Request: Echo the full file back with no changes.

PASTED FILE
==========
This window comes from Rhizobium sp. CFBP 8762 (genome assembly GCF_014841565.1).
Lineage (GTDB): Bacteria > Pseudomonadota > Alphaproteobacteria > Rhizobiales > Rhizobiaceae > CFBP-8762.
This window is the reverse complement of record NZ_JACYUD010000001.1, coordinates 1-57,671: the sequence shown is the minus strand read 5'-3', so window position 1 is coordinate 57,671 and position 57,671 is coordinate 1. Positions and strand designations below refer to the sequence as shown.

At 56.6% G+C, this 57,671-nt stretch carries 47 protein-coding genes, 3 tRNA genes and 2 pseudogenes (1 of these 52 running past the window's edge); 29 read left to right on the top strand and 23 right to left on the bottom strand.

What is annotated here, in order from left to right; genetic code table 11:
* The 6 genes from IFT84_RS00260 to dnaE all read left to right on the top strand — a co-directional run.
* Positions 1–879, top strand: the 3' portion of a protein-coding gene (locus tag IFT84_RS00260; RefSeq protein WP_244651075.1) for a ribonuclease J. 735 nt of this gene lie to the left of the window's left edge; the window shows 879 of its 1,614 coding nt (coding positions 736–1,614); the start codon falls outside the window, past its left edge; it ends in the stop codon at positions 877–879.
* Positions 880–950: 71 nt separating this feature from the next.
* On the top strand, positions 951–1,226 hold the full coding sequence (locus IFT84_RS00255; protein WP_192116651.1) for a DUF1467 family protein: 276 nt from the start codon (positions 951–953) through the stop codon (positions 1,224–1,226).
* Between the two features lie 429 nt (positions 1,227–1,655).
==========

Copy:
This window comes from Rhizobium sp. CFBP 8762 (genome assembly GCF_014841565.1).
Lineage (GTDB): Bacteria > Pseudomonadota > Alphaproteobacteria > Rhizobiales > Rhizobiaceae > CFBP-8762.
This window is the reverse complement of record NZ_JACYUD010000001.1, coordinates 1-57,671: the sequence shown is the minus strand read 5'-3', so window position 1 is coordinate 57,671 and position 57,671 is coordinate 1. Positions and strand designations below refer to the sequence as shown.

At 56.6% G+C, this 57,671-nt stretch carries 47 protein-coding genes, 3 tRNA genes and 2 pseudogenes (1 of these 52 running past the window's edge); 29 read left to right on the top strand and 23 right to left on the bottom strand.

What is annotated here, in order from left to right; genetic code table 11:
* The 6 genes from IFT84_RS00260 to dnaE all read left to right on the top strand — a co-directional run.
* Positions 1–879, top strand: the 3' portion of a protein-coding gene (locus tag IFT84_RS00260; RefSeq protein WP_244651075.1) for a ribonuclease J. 735 nt of this gene lie to the left of the window's left edge; the window shows 879 of its 1,614 coding nt (coding positions 736–1,614); the start codon falls outside the window, past its left edge; it ends in the stop codon at positions 877–879.
* Positions 880–950: 71 nt separating this feature from the next.
* On the top strand, positions 951–1,226 hold the full coding sequence (locus IFT84_RS00255; protein WP_192116651.1) for a DUF1467 family protein: 276 nt from the start codon (positions 951–953) through the stop codon (positions 1,224–1,226).
* Between the two features lie 429 nt (positions 1,227–1,655).